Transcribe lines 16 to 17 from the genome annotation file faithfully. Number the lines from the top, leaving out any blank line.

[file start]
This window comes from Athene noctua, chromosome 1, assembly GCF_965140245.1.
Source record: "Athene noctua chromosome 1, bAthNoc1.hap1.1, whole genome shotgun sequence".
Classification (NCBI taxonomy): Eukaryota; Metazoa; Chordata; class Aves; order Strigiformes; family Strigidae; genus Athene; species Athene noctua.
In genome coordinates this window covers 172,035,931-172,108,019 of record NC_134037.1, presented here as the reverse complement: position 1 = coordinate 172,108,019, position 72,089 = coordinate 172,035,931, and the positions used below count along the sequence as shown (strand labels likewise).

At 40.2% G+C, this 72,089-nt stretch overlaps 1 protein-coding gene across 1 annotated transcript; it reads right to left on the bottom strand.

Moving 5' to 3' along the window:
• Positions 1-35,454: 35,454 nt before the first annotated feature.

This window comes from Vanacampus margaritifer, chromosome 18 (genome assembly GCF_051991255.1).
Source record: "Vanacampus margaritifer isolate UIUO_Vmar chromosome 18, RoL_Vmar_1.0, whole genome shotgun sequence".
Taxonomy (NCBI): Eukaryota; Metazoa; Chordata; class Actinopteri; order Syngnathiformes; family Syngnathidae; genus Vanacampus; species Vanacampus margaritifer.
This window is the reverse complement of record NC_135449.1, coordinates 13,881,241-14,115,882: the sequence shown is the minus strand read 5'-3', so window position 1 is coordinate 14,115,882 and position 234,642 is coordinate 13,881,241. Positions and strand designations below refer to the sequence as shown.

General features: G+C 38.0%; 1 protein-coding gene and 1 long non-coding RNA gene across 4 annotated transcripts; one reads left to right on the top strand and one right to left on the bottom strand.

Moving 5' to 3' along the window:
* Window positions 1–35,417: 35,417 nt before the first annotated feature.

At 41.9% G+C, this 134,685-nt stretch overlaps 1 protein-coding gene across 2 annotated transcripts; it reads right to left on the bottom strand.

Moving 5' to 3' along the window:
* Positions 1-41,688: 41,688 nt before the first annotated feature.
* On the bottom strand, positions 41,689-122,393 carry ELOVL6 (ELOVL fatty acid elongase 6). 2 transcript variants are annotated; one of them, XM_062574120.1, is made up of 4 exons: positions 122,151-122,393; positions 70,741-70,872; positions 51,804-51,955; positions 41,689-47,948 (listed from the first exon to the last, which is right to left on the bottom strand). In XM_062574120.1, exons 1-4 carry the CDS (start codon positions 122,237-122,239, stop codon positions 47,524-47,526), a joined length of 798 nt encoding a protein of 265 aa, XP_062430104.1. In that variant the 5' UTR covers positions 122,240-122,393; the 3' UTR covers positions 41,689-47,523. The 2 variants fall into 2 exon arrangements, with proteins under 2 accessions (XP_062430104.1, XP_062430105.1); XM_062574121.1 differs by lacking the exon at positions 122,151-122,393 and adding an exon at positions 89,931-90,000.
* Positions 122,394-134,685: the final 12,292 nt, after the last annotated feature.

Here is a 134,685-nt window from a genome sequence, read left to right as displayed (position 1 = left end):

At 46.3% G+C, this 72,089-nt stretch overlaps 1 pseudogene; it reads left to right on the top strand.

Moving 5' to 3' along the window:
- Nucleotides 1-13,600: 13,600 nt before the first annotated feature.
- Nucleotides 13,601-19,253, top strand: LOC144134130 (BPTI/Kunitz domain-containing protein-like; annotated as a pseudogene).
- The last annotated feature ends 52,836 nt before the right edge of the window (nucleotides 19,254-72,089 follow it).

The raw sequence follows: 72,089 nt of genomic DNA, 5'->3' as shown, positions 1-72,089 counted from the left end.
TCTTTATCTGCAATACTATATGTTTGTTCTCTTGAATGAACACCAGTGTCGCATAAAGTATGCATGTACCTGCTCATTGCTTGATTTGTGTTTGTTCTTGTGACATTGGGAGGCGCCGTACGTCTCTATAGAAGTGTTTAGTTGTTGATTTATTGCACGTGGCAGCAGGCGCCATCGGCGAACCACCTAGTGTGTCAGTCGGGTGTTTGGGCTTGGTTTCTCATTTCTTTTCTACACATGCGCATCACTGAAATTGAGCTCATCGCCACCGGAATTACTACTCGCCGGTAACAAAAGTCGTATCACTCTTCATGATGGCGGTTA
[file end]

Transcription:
Moving 5' to 3' along the window:
* Positions 1-41,688: 41,688 nt before the first annotated feature.